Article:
Although most animals are more solid than fluid, what happens when you put many of them together can be strikingly fluidic. Above you see the black aquatic worm, Lumbriculus variegatus, which must keep moist to stay alive. An individual worm will die within an hour of being removed from the water, but, in a group, the worms can survive far longer. They do so, in part, by acting like a viscoelastic fluid, a material with both solid (elastic) and fluid (viscous) properties.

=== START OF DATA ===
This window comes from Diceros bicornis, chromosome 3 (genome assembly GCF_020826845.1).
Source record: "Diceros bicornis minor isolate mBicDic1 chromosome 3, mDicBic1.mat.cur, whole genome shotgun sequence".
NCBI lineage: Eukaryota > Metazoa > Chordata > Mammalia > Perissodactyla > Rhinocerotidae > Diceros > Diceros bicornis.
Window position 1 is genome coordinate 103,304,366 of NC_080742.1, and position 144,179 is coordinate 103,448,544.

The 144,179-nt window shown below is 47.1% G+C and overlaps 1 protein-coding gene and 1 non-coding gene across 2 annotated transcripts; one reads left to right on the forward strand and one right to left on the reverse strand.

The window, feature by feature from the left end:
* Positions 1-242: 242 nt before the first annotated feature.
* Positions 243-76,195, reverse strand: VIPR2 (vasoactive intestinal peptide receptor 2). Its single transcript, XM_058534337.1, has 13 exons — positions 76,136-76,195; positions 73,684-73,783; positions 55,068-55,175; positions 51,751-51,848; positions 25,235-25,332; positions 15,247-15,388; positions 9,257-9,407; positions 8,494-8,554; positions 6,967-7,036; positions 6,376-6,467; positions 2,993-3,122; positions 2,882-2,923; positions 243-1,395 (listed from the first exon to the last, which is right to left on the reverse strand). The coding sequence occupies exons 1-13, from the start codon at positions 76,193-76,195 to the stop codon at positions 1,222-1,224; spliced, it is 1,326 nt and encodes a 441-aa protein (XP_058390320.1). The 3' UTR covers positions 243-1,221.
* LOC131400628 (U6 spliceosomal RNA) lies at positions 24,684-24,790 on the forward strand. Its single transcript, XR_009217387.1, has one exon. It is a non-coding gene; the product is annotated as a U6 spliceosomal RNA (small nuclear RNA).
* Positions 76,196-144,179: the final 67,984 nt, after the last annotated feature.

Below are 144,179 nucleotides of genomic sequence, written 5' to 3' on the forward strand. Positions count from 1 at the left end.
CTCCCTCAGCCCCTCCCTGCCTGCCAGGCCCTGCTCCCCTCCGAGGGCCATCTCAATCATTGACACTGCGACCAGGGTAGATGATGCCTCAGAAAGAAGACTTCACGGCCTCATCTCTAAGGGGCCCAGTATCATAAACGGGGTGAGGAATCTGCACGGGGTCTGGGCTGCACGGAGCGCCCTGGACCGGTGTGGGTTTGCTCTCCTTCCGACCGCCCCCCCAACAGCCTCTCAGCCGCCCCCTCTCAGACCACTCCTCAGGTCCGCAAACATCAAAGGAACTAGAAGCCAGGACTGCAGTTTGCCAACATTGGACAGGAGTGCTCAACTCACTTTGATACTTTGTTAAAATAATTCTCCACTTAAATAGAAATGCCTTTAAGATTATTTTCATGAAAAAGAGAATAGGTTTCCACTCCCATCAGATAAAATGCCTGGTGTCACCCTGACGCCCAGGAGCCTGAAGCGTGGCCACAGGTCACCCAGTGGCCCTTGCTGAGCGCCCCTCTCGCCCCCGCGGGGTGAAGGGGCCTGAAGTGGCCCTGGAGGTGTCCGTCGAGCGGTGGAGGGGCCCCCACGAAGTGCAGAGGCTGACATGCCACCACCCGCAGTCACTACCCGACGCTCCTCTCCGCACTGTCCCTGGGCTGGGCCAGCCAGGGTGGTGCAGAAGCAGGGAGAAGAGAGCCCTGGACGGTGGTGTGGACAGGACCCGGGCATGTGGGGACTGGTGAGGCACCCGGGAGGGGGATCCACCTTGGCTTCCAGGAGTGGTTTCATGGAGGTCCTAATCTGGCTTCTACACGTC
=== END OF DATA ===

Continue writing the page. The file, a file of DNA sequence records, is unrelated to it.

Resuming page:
In small groups, the worms squirm tightly together to minimize their collective surface area and prevent themselves from drying out. But in larger groups, the worm blobs begin sending out feelers, searching for more advantageous circumstances. In the top image, you can see this causes three of the blobs to ultimately merge into an even bigger one. The worm collective can also “liquify”, allowing the blob to change shape and tackle obstacles like flowing through a pipe. (Image and research credit: Y. Ozkan-Aydin et al.; via Science)
This is the second post in our series on collective motion. Check out the first post here.